PepsiCo’s Prices and Pricing Strategy

PepsiCo’s uses many price ranges and price points because the company has a wide product mix, which involves many product lines and brands. Approaches used to set prices are analyzed in this element of the marketing mix. PepsiCo’s main pricing strategies are as follows:

  1. Market-oriented pricing strategy
  2. Hybrid Everyday Value pricing strategy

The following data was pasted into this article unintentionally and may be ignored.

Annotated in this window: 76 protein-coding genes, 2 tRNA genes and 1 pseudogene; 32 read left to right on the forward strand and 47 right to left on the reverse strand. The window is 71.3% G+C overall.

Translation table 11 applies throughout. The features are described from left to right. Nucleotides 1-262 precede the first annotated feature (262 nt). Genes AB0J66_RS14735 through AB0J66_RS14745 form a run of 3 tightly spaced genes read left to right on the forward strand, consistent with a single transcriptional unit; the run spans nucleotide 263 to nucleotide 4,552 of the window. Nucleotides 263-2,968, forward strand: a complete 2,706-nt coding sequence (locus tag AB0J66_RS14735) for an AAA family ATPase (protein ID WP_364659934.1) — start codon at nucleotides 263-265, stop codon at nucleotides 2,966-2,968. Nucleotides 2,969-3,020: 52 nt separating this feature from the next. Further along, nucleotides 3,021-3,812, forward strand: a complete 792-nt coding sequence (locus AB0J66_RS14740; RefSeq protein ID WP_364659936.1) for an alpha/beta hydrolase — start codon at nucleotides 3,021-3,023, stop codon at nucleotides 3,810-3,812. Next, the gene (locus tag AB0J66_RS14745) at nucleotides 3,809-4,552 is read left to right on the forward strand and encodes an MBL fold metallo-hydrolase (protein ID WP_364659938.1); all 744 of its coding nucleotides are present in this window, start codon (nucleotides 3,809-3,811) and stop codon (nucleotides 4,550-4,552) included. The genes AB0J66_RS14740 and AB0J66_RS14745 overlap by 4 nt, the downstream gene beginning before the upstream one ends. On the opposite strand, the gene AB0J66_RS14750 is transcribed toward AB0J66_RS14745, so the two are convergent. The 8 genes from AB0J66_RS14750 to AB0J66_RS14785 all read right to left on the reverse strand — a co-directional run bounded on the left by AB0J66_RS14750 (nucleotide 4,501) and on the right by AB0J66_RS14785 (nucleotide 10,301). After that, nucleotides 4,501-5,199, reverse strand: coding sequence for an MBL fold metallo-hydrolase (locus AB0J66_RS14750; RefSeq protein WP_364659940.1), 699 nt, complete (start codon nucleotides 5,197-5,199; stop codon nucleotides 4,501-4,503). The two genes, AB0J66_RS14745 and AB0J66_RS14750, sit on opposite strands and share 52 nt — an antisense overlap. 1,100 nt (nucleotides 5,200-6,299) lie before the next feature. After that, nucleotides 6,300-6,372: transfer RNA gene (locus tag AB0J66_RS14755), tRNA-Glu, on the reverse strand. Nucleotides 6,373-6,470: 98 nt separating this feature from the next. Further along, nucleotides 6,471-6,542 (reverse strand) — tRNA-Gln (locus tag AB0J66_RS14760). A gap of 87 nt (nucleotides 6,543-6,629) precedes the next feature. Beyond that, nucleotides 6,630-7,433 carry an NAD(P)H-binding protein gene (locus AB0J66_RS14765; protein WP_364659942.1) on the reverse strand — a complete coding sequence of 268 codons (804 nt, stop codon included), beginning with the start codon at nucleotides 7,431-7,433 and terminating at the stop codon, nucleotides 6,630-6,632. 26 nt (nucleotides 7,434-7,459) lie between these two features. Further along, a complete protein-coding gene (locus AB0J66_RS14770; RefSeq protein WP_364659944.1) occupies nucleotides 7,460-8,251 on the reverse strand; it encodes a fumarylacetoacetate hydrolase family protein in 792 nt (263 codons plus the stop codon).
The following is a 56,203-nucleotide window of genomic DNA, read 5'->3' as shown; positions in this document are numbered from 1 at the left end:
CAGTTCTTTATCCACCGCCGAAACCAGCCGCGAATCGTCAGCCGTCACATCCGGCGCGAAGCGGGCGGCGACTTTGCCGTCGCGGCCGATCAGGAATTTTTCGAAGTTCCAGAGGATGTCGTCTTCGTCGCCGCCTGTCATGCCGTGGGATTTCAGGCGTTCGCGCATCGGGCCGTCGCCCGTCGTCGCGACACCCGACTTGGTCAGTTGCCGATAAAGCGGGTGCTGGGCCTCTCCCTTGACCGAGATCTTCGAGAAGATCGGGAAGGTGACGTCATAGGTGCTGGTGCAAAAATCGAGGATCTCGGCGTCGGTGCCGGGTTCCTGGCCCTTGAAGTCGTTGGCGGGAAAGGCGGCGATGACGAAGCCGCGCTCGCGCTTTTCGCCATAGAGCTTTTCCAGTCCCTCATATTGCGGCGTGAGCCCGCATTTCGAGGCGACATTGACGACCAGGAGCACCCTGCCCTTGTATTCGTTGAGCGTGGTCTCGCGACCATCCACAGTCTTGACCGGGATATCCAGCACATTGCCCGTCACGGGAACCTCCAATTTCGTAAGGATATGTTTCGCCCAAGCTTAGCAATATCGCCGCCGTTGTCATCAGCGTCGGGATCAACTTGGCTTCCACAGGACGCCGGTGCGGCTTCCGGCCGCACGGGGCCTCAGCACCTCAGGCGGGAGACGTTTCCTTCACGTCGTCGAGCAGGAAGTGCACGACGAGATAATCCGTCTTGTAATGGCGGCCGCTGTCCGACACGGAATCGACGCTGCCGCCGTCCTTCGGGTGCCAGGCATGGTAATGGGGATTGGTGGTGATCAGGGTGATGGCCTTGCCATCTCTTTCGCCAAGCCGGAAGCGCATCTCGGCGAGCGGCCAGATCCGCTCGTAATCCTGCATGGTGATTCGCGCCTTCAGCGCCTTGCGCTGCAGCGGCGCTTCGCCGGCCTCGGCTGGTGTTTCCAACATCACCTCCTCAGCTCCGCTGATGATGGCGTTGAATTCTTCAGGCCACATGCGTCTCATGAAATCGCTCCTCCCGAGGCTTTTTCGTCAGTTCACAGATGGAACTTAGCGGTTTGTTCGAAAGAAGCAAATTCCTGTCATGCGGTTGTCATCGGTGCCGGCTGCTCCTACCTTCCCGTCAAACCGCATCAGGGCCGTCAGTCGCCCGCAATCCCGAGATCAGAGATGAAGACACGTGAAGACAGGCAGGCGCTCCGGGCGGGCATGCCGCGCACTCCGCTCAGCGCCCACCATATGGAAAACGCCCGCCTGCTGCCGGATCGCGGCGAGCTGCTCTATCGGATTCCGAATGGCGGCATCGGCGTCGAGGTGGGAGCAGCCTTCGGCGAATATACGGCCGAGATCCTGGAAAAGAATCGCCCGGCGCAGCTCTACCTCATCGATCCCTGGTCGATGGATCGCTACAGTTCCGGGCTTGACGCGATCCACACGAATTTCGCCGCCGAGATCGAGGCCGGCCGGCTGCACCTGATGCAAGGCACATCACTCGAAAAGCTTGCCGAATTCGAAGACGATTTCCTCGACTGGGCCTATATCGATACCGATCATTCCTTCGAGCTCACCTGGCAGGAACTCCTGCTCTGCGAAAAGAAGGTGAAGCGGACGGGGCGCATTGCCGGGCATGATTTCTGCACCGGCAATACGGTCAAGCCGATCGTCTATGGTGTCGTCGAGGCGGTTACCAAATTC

Most of PepsiCo’s products are priced based on the market-oriented pricing strategy. In its marketing mix, the company’s objective in using this strategy is to ensure that its prices are competitive, based on other firms’ prices and prevailing market conditions. On the other hand, Hybrid Everyday Value is PepsiCo’s pricing strategy for some of its products, especially soft drinks. The company’s objective in using this pricing strategy is to close the gap between regular/everyday prices and discounted holiday prices. In this way, the company expects consumers to buy more of its soft drinks every day and not just during the holidays or special occasions. The socioeconomic trends shown in the PESTEL/PESTLE analysis of PepsiCo are considered in the company’s marketing strategy and the application of these pricing strategies.